Jeremy Corbyn calls for UK to retain 'full access' to EU single market

Jeremy Corbyn in Parliament

Jeremy Corbyn will call for the UK to retain “full access” to the European single market on Tuesday as he seeks to clarify Labour’s position on Brexit.

The party’s leader will tell delegates at the TUC conference that his post-Brexit vision is in stark contrast to the Conservatives who want to create a “Shangri-La for bosses and bankers”.

Speaking in Brighton on Tuesday, he will say: “Labour respects the referendum result but we want a jobs-first Brexit that guarantees full access to the European single market as part of a new trade agreement and relationship with the EU.

“A jobs-first Brexit that maintains and develops workers’ rights, and consumer and environmental protections and uses powers returned from Brussels to support a new industrial strategy. A jobs-first Brexit where work pays, employees have security and decent conditions and prosperity is shared by the true wealth creators – that means all of us.”

By contrast, he will say that the Conservatives want to deregulate the economy, which will exacerbate inequalities. “The Tory approach to Brexit is to use the process of leaving to … deliver a deregulated free market tax haven on the shores of Europe, underpinned with a race-to-the-bottom trade deal with Donald Trump – a Shangri-La for bosses and bankers but nothing of the kind for everybody else,” he will say.

It follows a BBC radio interview on Monday when Corbyn appeared to have softened the party’s position on staying in the single market. He said Labour was flexible as long as the UK was still able to trade within the single market after Brexit.

“We want a relationship which allows us to trade within the single market,” he said. “Whether that’s formal membership – which is only possible, I believe, if you are actually a member of the EU – or whether it’s an agreed trading relationship, is open for discussion. The outcome is more important than the nomenclature on the way.”

Countries outside the EU but inside the single market include Norway, Iceland and Lichtenstein.

Asked whether he could envisage the UK staying in the EU outright, Corbyn said his party was in a complicated position as most Labour voters backed remain, but a substantial minority voted to leave and the UK as a whole voted to leave, which he said must be respected. Sources close to Corbyn said the party’s position had not changed.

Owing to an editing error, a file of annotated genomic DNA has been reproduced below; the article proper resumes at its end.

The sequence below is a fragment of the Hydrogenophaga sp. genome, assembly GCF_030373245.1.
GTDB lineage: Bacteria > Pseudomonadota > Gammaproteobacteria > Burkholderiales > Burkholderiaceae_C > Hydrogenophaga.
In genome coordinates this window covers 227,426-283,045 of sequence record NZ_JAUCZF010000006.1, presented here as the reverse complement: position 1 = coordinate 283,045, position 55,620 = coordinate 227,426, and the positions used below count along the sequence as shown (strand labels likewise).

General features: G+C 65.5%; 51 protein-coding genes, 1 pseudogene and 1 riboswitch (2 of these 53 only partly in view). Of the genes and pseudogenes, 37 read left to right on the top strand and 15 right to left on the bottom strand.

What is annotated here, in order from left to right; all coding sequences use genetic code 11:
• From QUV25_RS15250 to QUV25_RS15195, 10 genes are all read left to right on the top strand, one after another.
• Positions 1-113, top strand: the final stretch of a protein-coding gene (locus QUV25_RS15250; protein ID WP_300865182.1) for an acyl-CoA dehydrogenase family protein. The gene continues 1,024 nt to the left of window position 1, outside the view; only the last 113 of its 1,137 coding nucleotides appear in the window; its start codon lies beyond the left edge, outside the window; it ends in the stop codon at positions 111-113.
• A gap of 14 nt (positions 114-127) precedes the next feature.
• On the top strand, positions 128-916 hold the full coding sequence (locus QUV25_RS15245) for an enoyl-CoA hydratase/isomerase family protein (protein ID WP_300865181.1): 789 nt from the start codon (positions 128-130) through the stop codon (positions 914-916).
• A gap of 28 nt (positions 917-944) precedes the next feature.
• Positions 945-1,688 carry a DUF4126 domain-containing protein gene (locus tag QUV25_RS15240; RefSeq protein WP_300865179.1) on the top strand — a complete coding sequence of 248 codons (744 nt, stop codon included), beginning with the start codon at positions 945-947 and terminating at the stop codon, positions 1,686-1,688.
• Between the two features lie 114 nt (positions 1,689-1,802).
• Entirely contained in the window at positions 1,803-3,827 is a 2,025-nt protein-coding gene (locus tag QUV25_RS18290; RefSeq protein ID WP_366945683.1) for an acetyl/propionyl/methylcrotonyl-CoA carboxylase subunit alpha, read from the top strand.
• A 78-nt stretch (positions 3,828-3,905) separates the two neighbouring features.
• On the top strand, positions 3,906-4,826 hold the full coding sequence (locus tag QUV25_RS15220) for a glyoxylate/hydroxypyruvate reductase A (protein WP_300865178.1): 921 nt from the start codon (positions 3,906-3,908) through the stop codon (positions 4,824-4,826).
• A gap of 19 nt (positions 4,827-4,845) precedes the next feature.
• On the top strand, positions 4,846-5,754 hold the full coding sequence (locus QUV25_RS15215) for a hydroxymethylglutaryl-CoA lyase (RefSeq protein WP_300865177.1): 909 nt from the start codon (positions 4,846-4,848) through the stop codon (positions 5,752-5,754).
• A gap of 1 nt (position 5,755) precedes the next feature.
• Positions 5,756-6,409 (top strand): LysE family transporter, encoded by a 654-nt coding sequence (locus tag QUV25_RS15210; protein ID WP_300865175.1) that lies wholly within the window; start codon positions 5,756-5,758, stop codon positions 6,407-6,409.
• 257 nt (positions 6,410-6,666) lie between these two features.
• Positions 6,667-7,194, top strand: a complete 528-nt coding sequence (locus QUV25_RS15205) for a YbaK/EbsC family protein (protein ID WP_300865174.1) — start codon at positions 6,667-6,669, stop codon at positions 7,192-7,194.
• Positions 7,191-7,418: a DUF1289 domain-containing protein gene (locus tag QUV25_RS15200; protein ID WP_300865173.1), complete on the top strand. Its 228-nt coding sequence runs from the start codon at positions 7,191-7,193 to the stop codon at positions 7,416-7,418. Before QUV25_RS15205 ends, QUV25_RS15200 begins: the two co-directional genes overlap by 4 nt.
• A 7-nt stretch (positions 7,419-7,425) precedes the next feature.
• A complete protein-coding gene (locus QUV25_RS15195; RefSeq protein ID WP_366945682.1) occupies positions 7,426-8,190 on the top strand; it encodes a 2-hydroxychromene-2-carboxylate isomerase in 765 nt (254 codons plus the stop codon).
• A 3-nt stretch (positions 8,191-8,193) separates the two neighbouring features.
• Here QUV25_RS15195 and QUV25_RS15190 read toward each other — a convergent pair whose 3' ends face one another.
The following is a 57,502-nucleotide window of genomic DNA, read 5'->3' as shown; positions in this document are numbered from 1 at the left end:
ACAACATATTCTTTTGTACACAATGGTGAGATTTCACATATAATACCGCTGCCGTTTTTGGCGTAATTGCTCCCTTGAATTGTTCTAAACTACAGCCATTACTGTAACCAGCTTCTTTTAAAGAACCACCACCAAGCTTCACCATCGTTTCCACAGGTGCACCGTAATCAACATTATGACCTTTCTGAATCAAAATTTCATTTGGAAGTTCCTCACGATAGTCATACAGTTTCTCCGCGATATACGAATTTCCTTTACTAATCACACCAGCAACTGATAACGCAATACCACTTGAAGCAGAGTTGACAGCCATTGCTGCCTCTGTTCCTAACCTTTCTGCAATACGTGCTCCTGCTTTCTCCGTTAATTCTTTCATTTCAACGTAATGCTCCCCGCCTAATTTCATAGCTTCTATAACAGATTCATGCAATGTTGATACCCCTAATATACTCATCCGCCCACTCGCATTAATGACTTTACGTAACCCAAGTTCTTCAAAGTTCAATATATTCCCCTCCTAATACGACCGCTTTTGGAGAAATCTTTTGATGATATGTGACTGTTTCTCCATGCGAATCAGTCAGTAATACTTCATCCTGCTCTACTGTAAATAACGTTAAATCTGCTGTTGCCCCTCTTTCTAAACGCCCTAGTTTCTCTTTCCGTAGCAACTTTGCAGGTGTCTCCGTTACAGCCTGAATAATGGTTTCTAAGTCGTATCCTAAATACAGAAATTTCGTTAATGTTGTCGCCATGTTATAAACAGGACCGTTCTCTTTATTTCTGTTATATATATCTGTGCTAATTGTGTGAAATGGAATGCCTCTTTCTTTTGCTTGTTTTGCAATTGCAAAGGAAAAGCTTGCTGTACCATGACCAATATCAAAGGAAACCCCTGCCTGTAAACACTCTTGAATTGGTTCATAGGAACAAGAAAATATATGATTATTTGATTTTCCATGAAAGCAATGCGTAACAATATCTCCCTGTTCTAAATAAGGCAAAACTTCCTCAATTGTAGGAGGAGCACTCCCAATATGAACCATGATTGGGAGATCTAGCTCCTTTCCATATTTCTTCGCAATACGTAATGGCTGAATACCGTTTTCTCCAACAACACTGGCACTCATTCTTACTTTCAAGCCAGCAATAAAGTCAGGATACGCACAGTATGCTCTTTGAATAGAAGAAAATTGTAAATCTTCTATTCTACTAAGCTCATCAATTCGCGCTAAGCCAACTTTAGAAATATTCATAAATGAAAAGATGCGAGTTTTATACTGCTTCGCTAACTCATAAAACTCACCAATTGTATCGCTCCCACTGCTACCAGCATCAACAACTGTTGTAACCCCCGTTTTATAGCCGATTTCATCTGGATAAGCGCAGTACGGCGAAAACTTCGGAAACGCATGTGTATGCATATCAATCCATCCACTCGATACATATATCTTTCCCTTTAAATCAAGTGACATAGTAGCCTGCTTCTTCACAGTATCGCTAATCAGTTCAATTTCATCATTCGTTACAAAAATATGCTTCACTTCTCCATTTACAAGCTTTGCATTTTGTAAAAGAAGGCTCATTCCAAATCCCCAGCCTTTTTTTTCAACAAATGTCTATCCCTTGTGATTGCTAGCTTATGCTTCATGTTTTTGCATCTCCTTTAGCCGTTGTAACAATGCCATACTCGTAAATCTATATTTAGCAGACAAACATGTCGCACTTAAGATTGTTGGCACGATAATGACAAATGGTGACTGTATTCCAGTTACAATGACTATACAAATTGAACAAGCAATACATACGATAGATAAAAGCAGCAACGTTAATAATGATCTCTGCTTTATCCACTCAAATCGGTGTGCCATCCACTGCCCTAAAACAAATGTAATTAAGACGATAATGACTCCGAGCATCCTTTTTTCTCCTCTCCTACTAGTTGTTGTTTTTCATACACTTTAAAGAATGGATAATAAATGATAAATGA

Frances O’Grady, the TUC general secretary, opened the group’s congress on Monday by calling for continued membership of the EU single market, saying it was the best way to protect British workers after Brexit. The TUC, which represents about 50 trade union organisations, officially stated that it was in favour of remaining in the single market after a meeting on Thursday.

Labour announced last month it favoured continued membership of the single market and customs union during a transitional period after the formal Brexit date of March 2019 but the party has not been as clear about what it wants after the interim arrangements.

Corbyn has previously said the party would leave the single market because such status is “dependent on membership of the EU” but would seek a trade deal that mirrored the free trade benefits.

In June, the Labour leader sacked three of his frontbenchers who voted against the party in favour of a Queen’s speech amendment calling for Britain to remain within the customs union and single market.

Corbyn explained Labour’s position as he urged Labour MPs to vote against Theresa May’s EU withdrawal bill on Monday, telling rebels that the party still respects the result of the referendum. Caroline Flint and Frank Field are among those Labour MPs planning to vote with the government.

At the TUC, Corbyn will also criticise parts of the media which are owned by media barons but will tell delegates that their influence is on the wane. “The power of the billionaires, who control great chunks of the media isn’t what it was. They tried to dictate the election result in June with a blizzard of propaganda and millions of voters simply ignored them,” he will say.

Powered by Guardian.co.ukThis article was written by Rajeev Syal and Rowena Mason, for The Guardian on Tuesday 12th September 2017 00.01 Europe/London

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